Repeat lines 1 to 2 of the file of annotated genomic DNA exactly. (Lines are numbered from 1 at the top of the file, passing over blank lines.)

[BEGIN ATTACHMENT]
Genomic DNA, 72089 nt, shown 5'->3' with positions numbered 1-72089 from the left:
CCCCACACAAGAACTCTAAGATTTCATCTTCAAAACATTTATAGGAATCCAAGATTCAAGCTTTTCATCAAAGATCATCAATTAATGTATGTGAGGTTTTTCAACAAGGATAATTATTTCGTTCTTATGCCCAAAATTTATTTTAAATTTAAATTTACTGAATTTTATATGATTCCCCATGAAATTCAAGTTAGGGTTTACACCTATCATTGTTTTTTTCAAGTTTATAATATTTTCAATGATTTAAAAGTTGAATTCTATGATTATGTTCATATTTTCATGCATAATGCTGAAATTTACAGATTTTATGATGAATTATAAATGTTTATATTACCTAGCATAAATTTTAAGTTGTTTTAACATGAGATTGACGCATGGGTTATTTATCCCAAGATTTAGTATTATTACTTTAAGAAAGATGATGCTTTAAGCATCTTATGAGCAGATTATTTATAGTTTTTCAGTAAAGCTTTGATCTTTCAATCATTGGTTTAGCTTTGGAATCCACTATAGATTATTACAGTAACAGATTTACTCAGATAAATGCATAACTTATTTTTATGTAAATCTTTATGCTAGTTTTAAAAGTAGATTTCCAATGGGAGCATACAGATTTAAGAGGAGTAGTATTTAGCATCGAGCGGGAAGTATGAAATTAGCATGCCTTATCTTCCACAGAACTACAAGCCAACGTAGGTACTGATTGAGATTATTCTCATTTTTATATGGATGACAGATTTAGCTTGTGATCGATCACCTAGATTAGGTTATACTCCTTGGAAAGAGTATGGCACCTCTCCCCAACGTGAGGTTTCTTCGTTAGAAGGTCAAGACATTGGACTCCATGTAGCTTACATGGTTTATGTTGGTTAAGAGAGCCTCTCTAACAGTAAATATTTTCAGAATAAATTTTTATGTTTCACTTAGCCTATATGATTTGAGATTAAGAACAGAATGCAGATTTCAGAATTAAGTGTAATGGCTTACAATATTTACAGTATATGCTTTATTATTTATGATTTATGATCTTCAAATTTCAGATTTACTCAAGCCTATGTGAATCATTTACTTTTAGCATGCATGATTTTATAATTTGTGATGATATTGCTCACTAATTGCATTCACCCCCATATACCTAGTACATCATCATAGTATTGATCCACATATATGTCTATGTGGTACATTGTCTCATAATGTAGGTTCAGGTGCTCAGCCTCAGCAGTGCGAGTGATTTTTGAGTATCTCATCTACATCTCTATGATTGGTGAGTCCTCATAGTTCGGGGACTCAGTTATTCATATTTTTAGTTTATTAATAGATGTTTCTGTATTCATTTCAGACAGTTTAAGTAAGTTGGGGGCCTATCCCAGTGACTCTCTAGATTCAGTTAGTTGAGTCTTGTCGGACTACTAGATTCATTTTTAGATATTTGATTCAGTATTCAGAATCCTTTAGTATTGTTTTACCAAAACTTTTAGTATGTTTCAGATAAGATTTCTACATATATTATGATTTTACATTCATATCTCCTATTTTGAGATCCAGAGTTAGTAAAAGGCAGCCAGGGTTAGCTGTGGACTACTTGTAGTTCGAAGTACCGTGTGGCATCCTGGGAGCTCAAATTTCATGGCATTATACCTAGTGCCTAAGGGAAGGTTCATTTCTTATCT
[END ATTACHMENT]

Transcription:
Genomic DNA, 72089 nt, shown 5'->3' with positions numbered 1-72089 from the left:
CCCCACACAAGAACTCTAAGATTTCATCTTCAAAACATTTATAGGAATCCAAGATTCAAGCTTTTCATCAAAGATCATCAATTAATGTATGTGAGGTTTTTCAACAAGGATAATTATTTCGTTCTTATGCCCAAAATTTATTTTAAATTTAAATTTACTGAATTTTATATGATTCCCCATGAAATTCAAGTTAGGGTTTACACCTATCATTGTTTTTTTCAAGTTTATAATATTTTCAATGATTTAAAAGTTGAATTCTATGATTATGTTCATATTTTCATGCATAATGCTGAAATTTACAGATTTTATGATGAATTATAAATGTTTATATTACCTAGCATAAATTTTAAGTTGTTTTAACATGAGATTGACGCATGGGTTATTTATCCCAAGATTTAGTATTATTACTTTAAGAAAGATGATGCTTTAAGCATCTTATGAGCAGATTATTTATAGTTTTTCAGTAAAGCTTTGATCTTTCAATCATTGGTTTAGCTTTGGAATCCACTATAGATTATTACAGTAACAGATTTACTCAGATAAATGCATAACTTATTTTTATGTAAATCTTTATGCTAGTTTTAAAAGTAGATTTCCAATGGGAGCATACAGATTTAAGAGGAGTAGTATTTAGCATCGAGCGGGAAGTATGAAATTAGCATGCCTTATCTTCCACAGAACTACAAGCCAACGTAGGTACTGATTGAGATTATTCTCATTTTTATATGGATGACAGATTTAGCTTGTGATCGATCACCTAGATTAGGTTATACTCCTTGGAAAGAGTATGGCACCTCTCCCCAACGTGAGGTTTCTTCGTTAGAAGGTCAAGACATTGGACTCCATGTAGCTTACATGGTTTATGTTGGTTAAGAGAGCCTCTCTAACAGTAAATATTTTCAGAATAAATTTTTATGTTTCACTTAGCCTATATGATTTGAGATTAAGAACAGAATGCAGATTTCAGAATTAAGTGTAATGGCTTACAATATTTACAGTATATGCTTTATTATTTATGATTTATGATCTTCAAATTTCAGATTTACTCAAGCCTATGTGAATCATTTACTTTTAGCATGCATGATTTTATAATTTGTGATGATATTGCTCACTAATTGCATTCACCCCCATATACCTAGTACATCATCATAGTATTGATCCACATATATGTCTATGTGGTACATTGTCTCATAATGTAGGTTCAGGTGCTCAGCCTCAGCAGTGCGAGTGATTTTTGAGTATCTCATCTACATCTCTATGATTGGTGAGTCCTCATAGTTCGGGGACTCAGTTATTCATATTTTTAGTTTATTAATAGATGTTTCTGTATTCATTTCAGACAGTTTAAGTAAGTTGGGGGCCTATCCCAGTGACTCTCTAGATTCAGTTAGTTGAGTCTTGTCGGACTACTAGATTCATTTTTAGATATTTGATTCAGTATTCAGAATCCTTTAGTATTGTTTTACCAAAACTTTTAGTATGTTTCAGATAAGATTTCTACATATATTATGATTTTACATTCATATCTCCTATTTTGAGATCCAGAGTTAGTAAAAGGCAGCCAGGGTTAGCTGTGGACTACTTGTAGTTCGAAGTACCGTGTGGCATCCTGGGAGCTCAAATTTCATGGCATTATACCTAGTGCCTAAGGGAAGGTTCATTTCTTATCT